I always get excited at the opportunity to learn about new people within the OCR community. I first heard about Ami Sawran on the Dirt in Your Skirt Podcast. She is quite the interesting lady – she is well-known on air personality for the popular Mudstacle – Obstacle Racing Website, and a vet by trade. With this article series, I continually look for stories of the strong, determined and unique women within our community, and Ami is no exception.  She doesn’t see herself as bad ass, yet this woman participates in OCR events while living with chronic fatigue every day, which cannot be easy.  I applaud Ami for being so open and honest about her struggles and the fact that although she has a chronic illness, she isn’t a victim of her circumstances.

Tell us a bit about yourself.

Well, hi! I don’t really have a particularly impressive sporting background; I used to dabble in everything through school and university, but unfortunately, the nature of my job meant that a lot of it fell by the wayside. I went from playing netball, football, doing athletics and playing badminton to doing not a lot, apart from grabbing the occasional snowboarding holiday.

I discovered OCR when I was doing my PhD in London, and it’s only through OCR that I really started to make time for sports again. Right now I’m enjoying bouldering and getting back into watersports.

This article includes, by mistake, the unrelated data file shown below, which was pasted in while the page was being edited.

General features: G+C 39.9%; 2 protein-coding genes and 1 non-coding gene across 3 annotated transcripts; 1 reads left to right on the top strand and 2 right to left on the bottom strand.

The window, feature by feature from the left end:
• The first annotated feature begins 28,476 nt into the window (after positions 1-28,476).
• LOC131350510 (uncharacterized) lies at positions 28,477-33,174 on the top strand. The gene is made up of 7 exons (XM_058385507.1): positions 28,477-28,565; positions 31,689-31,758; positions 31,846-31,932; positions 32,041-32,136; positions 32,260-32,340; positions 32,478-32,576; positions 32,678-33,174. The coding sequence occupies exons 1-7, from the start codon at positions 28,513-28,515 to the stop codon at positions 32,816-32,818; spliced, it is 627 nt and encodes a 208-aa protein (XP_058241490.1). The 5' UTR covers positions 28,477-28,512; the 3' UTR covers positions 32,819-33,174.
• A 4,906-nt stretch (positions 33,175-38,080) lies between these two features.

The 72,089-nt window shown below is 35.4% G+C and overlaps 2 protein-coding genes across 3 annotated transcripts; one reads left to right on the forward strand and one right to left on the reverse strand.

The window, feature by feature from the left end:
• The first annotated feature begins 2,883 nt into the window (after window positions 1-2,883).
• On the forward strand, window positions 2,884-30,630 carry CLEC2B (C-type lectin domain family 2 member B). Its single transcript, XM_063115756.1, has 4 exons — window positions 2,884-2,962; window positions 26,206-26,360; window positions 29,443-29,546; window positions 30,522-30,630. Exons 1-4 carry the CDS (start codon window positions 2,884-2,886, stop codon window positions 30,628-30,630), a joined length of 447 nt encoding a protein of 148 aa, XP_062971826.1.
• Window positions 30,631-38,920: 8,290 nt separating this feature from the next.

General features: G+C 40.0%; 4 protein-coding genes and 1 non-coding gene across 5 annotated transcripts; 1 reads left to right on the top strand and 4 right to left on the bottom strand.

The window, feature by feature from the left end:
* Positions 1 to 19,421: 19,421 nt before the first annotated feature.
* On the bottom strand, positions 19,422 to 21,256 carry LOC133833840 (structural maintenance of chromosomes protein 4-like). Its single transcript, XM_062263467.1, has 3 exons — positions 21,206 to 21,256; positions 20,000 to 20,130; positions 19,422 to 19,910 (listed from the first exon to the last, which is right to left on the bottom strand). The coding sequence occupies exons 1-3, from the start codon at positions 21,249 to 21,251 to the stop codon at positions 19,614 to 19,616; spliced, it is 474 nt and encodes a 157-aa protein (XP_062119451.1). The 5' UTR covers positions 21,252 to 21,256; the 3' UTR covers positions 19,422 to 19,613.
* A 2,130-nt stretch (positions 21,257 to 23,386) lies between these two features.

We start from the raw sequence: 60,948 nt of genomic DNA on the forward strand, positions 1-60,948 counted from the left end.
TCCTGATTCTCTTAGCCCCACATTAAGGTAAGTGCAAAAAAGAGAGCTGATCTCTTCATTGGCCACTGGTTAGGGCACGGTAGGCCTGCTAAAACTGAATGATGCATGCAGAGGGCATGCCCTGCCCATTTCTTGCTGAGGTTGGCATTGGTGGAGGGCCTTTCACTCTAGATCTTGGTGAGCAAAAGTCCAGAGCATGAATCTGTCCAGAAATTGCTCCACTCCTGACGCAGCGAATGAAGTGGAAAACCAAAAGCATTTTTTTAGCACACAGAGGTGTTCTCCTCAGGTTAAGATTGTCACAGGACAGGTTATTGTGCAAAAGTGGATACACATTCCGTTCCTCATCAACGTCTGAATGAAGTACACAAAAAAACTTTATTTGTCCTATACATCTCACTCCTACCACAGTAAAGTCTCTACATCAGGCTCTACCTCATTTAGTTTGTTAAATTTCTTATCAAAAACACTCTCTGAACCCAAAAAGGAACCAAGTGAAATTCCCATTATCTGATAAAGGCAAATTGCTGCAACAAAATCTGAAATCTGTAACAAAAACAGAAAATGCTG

I’m a veterinarian, and I mainly work with farm animals. It takes up a LOT of time and energy and I spend the vast majority of my time with flecks of poop on my face, but when I’m not doing that, I work for Mudstacle and go on little adventures with my little dog, Remy.

Tell us a bit about Mudstacle.

Mudstacle is the hub of obstacle racing information in the UK and I guess now we are spreading internationally. We’re a merry band of people, who go to races dressed in yellow and have the absolute best time. We have a competitive team, The Mudstacle Machines, that are doing really well, and we have loads of excellent people who run in our colours in all sorts of events, not just OCR.

Our website is a great resource for learning about races, obstacle technique and kit, but also highlights pertinent issues in OCR. We do spotlights on races, recap competitive events and try to bring more people into the sport.  The boys are incredible videographers too, and they’re constantly surpassing themselves with the content we’re featuring.

We run membership to a UK league and hand out prizes for that each season, and we also offer race insurance to our members.  It’s probably the first place you should go if you want to know anything about OCR in the UK. But mostly, it’s a community. I truly love it.

Through my research, I have discovered that you are a Mudstacle Media personality. Please share the story with us on how you came into this role.